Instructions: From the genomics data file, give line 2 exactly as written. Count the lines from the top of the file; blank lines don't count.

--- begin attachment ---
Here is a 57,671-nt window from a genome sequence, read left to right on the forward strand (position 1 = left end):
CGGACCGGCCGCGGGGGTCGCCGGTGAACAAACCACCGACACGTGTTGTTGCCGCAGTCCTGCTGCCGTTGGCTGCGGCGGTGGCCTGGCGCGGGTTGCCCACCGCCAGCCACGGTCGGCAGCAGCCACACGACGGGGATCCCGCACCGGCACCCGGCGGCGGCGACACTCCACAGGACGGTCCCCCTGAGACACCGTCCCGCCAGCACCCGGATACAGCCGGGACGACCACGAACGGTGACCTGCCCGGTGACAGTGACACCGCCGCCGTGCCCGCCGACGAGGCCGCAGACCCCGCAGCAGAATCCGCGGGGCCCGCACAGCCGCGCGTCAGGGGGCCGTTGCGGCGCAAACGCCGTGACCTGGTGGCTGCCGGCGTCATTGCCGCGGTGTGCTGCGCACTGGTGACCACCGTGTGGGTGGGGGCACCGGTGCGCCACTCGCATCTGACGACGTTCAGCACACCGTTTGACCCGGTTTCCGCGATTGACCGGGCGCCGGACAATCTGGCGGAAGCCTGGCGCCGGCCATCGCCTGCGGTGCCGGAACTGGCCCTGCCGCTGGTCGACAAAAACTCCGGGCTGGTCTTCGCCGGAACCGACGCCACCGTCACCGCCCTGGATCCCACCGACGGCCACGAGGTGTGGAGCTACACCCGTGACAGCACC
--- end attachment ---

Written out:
CGGACCGGCCGCGGGGGTCGCCGGTGAACAAACCACCGACACGTGTTGTTGCCGCAGTCCTGCTGCCGTTGGCTGCGGCGGTGGCCTGGCGCGGGTTGCCCACCGCCAGCCACGGTCGGCAGCAGCCACACGACGGGGATCCCGCACCGGCACCCGGCGGCGGCGACACTCCACAGGACGGTCCCCCTGAGACACCGTCCCGCCAGCACCCGGATACAGCCGGGACGACCACGAACGGTGACCTGCCCGGTGACAGTGACACCGCCGCCGTGCCCGCCGACGAGGCCGCAGACCCCGCAGCAGAATCCGCGGGGCCCGCACAGCCGCGCGTCAGGGGGCCGTTGCGGCGCAAACGCCGTGACCTGGTGGCTGCCGGCGTCATTGCCGCGGTGTGCTGCGCACTGGTGACCACCGTGTGGGTGGGGGCACCGGTGCGCCACTCGCATCTGACGACGTTCAGCACACCGTTTGACCCGGTTTCCGCGATTGACCGGGCGCCGGACAATCTGGCGGAAGCCTGGCGCCGGCCATCGCCTGCGGTGCCGGAACTGGCCCTGCCGCTGGTCGACAAAAACTCCGGGCTGGTCTTCGCCGGAACCGACGCCACCGTCACCGCCCTGGATCCCACCGACGGCCACGAGGTGTGGAGCTACACCCGTGACAGCACC